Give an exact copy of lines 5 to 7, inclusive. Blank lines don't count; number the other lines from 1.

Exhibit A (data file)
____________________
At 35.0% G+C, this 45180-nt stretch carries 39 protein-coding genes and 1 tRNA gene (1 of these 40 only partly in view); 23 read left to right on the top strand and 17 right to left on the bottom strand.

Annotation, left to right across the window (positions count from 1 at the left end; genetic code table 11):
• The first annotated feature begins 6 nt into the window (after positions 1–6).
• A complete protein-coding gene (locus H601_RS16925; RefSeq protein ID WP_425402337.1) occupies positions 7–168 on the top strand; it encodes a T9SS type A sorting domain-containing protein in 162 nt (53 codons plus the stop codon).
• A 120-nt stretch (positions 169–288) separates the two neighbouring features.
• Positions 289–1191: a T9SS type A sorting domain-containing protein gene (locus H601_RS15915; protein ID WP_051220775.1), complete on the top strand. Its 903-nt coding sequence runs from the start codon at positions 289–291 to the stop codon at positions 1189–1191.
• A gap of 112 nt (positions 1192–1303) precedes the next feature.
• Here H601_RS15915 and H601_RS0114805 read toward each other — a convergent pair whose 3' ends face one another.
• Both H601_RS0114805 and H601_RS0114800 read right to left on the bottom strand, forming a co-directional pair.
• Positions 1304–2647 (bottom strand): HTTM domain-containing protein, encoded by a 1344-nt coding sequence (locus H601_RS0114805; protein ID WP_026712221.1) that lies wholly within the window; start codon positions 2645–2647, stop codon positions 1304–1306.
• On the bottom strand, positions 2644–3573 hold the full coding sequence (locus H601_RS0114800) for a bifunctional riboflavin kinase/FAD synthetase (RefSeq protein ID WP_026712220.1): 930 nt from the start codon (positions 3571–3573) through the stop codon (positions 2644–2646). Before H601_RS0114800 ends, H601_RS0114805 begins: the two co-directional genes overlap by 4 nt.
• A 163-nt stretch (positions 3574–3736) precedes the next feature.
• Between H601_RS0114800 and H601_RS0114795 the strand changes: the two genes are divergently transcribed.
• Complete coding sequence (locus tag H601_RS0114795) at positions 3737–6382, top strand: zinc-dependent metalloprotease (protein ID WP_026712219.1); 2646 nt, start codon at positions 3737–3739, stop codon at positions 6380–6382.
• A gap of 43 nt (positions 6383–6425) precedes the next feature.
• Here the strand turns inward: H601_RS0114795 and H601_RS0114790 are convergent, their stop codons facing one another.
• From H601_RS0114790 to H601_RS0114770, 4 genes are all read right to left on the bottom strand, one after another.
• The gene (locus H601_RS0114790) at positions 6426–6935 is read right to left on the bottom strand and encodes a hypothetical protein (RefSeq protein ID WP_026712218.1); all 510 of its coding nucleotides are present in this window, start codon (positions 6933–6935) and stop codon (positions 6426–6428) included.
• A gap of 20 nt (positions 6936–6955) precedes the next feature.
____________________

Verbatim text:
• A 120-nt stretch (positions 169–288) separates the two neighbouring features.
• Positions 289–1191: a T9SS type A sorting domain-containing protein gene (locus H601_RS15915; protein ID WP_051220775.1), complete on the top strand. Its 903-nt coding sequence runs from the start codon at positions 289–291 to the stop codon at positions 1189–1191.
• A gap of 112 nt (positions 1192–1303) precedes the next feature.